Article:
Archive for January, 2014

Christian Boltanski eats live native green tree ants in Sydney


What does a famous French artist do at a VIP dinner in his honour, when his dessert starts crawling around in the bowl?

If you are Christian Boltanski, you are highly amused, intrigued, say “non, non”, clap your hands to your face, and finally agree to have one popped into your mouth.

I snapped Boltanski at the dinner at Carriageworks in Sydney, as Parisian art consultant Eva Albarran encouraged him to try a live Australian native green tree ant.

Boltanski was in Sydney for the opening of his massive Carriageworks installation called Chance. Dinner was cooked in situ by Sydney star chef Kylie Kwong, who has started using indigenous foods in her cooking.

And Boltanski’s reaction to the citrus-like flavour of the live ants? “Pas mauvais” (not bad), the artist conceded.

Elizabeth Fortescue, January 13, 2014, Sydney

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A Chance meeting with Christian Boltanski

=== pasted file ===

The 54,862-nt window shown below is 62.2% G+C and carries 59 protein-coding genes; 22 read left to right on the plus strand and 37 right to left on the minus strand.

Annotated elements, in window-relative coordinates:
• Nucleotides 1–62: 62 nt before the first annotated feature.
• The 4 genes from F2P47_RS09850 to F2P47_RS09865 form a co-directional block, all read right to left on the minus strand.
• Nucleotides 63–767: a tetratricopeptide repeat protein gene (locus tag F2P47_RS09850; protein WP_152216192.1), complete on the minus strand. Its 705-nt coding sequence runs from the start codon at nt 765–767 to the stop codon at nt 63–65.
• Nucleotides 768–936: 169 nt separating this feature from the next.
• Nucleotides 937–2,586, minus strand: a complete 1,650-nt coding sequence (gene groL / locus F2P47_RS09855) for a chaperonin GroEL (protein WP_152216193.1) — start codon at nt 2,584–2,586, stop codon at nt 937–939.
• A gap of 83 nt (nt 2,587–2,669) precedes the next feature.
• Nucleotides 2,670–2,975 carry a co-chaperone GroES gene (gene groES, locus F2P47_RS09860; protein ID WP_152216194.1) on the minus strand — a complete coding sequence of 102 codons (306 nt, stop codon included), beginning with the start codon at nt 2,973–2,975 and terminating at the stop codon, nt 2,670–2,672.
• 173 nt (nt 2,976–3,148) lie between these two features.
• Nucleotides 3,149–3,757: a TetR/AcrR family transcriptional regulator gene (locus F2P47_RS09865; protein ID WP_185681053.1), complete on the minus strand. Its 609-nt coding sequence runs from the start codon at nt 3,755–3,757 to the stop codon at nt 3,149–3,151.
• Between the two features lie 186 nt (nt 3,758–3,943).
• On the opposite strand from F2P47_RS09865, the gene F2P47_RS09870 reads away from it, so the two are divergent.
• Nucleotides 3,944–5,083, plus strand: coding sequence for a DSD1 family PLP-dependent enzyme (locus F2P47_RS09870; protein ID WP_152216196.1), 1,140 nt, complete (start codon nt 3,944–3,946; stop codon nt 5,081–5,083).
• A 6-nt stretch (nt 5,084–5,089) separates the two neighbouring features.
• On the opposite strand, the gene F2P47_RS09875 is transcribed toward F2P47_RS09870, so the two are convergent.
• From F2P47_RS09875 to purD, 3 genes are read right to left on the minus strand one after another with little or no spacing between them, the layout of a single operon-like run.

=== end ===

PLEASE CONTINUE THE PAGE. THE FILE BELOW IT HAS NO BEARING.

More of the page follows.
boltanskiThe renowned French artist Christian Boltanski is in Sydney for the opening at Carriageworks of Chance, his grand, post-industrial installation about birth and death. I met him there, on assignment for the Daily Telegraph, and will write about our interview lower in this story.

First, some background.

Boltanski already has a link to Australia, and has been here before. That occasion was to seal an unorthodox arrangement with David Walsh, founder of Tasmania’s Museum of Old and New Art (MONA) which has earned itself a reputation for showing art with a bit of shock value.

Boltanski and Walsh share an interest in chance. Walsh is a well known professional gambler as well as an art collector, while Boltanski has for many years created artworks which imply the random bestowal of good luck or bad luck by the vagaries of life. Boltanski, a Parisian, is fond of saying that if his mother and father had made love a minute earlier or later than they actually did, he would not have been born. Someone else would have been born instead. But because his parents made love at the exact moment they did, Boltanski was indeed born. Taking this one step further during the media preview of Chance in Sydney, Boltanski offered the philosophical position that his conception prevented the birth of potential others, and that he was therefore responsible for their non-existence. A fascinating thought.

Boltanski is evidently a man of good humour as well as labyrinthine philosophical ponderings. In 2010 he made an agreement with David Walsh in which the two men are, in essence, betting on how long Boltanski will live.